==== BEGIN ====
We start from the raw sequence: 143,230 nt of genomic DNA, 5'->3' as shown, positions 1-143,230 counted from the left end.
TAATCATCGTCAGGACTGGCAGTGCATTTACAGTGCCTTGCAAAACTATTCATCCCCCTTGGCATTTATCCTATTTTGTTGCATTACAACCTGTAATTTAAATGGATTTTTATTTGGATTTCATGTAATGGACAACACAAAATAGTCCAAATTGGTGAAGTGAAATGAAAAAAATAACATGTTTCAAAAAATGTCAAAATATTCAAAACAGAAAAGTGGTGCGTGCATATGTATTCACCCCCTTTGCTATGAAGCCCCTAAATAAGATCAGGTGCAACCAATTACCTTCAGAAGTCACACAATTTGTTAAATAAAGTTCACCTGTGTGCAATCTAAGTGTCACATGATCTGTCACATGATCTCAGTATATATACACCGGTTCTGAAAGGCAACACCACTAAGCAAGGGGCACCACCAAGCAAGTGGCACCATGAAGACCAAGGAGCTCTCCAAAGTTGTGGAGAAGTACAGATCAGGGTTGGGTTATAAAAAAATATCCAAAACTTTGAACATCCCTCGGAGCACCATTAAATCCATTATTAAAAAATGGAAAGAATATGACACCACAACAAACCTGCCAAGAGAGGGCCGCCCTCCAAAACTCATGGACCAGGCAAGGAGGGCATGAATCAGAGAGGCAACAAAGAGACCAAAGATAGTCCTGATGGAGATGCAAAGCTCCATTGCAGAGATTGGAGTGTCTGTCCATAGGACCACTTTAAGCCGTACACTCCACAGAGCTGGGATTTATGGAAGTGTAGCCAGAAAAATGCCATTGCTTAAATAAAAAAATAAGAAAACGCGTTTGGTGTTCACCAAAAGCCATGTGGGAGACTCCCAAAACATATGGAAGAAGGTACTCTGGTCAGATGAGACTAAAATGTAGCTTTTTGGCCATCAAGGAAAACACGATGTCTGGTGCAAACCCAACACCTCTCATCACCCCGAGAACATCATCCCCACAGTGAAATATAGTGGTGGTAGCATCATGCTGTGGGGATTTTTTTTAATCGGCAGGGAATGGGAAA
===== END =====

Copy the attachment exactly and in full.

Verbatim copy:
We start from the raw sequence: 143,230 nt of genomic DNA, 5'->3' as shown, positions 1-143,230 counted from the left end.
TAATCATCGTCAGGACTGGCAGTGCATTTACAGTGCCTTGCAAAACTATTCATCCCCCTTGGCATTTATCCTATTTTGTTGCATTACAACCTGTAATTTAAATGGATTTTTATTTGGATTTCATGTAATGGACAACACAAAATAGTCCAAATTGGTGAAGTGAAATGAAAAAAATAACATGTTTCAAAAAATGTCAAAATATTCAAAACAGAAAAGTGGTGCGTGCATATGTATTCACCCCCTTTGCTATGAAGCCCCTAAATAAGATCAGGTGCAACCAATTACCTTCAGAAGTCACACAATTTGTTAAATAAAGTTCACCTGTGTGCAATCTAAGTGTCACATGATCTGTCACATGATCTCAGTATATATACACCGGTTCTGAAAGGCAACACCACTAAGCAAGGGGCACCACCAAGCAAGTGGCACCATGAAGACCAAGGAGCTCTCCAAAGTTGTGGAGAAGTACAGATCAGGGTTGGGTTATAAAAAAATATCCAAAACTTTGAACATCCCTCGGAGCACCATTAAATCCATTATTAAAAAATGGAAAGAATATGACACCACAACAAACCTGCCAAGAGAGGGCCGCCCTCCAAAACTCATGGACCAGGCAAGGAGGGCATGAATCAGAGAGGCAACAAAGAGACCAAAGATAGTCCTGATGGAGATGCAAAGCTCCATTGCAGAGATTGGAGTGTCTGTCCATAGGACCACTTTAAGCCGTACACTCCACAGAGCTGGGATTTATGGAAGTGTAGCCAGAAAAATGCCATTGCTTAAATAAAAAAATAAGAAAACGCGTTTGGTGTTCACCAAAAGCCATGTGGGAGACTCCCAAAACATATGGAAGAAGGTACTCTGGTCAGATGAGACTAAAATGTAGCTTTTTGGCCATCAAGGAAAACACGATGTCTGGTGCAAACCCAACACCTCTCATCACCCCGAGAACATCATCCCCACAGTGAAATATAGTGGTGGTAGCATCATGCTGTGGGGATTTTTTTTAATCGGCAGGGAATGGGAAA